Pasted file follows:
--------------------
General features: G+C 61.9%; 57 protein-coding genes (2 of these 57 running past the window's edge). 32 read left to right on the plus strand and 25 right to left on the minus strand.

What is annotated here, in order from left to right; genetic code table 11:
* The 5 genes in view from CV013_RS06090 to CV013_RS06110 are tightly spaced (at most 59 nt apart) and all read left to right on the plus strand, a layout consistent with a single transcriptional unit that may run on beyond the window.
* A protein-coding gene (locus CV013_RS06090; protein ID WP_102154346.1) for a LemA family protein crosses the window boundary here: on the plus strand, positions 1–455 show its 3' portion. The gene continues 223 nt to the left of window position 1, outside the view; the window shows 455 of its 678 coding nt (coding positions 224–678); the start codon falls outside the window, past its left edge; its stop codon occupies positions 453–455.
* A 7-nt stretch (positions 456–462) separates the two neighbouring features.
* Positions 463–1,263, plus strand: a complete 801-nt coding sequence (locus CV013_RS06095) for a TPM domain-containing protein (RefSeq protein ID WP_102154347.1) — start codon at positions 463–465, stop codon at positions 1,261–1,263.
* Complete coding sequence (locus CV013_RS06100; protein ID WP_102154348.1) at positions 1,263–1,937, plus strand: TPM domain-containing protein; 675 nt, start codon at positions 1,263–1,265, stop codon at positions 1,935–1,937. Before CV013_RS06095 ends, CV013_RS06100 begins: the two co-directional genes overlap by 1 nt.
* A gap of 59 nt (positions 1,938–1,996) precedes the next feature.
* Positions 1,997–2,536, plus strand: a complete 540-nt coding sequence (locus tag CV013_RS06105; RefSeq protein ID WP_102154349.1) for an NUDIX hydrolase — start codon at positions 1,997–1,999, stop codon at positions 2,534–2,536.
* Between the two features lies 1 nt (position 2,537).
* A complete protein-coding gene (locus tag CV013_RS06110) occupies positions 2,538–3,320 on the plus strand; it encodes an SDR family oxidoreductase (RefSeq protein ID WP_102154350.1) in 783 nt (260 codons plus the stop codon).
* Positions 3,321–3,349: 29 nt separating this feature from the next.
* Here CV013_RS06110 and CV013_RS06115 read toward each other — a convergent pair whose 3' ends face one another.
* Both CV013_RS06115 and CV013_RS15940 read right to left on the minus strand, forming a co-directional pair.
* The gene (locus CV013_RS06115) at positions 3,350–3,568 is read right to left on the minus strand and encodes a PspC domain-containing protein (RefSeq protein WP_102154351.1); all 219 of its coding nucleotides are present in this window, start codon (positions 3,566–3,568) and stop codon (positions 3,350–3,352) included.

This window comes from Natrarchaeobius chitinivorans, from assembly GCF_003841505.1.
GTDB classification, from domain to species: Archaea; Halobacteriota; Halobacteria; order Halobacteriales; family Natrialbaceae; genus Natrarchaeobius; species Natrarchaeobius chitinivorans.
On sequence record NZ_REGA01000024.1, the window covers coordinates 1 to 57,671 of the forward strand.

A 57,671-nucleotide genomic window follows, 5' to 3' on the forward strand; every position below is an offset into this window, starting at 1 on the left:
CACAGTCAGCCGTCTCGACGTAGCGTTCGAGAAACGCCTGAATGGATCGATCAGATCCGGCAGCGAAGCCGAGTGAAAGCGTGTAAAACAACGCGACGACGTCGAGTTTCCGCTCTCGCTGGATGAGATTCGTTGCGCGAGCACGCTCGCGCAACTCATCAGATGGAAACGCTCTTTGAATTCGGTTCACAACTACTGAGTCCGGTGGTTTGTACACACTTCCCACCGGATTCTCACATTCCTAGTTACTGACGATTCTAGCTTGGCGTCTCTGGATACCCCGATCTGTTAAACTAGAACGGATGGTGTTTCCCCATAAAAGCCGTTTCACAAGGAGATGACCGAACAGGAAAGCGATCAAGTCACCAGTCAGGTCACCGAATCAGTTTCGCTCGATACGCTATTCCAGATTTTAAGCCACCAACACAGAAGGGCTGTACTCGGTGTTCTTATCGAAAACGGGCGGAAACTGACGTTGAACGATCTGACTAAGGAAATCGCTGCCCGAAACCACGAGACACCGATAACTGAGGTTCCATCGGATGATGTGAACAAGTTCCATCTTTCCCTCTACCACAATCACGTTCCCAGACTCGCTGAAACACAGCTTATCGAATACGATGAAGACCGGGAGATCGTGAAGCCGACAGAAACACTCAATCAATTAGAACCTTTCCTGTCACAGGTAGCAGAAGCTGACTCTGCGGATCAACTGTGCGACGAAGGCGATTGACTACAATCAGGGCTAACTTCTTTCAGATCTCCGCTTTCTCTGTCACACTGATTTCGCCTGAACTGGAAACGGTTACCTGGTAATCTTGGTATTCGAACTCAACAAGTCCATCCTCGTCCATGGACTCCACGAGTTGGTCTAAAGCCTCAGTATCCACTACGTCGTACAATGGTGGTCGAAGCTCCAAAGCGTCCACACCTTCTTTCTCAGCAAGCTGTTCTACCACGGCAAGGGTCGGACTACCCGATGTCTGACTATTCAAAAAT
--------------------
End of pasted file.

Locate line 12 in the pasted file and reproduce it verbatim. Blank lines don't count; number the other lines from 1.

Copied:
* Positions 3,321–3,349: 29 nt separating this feature from the next.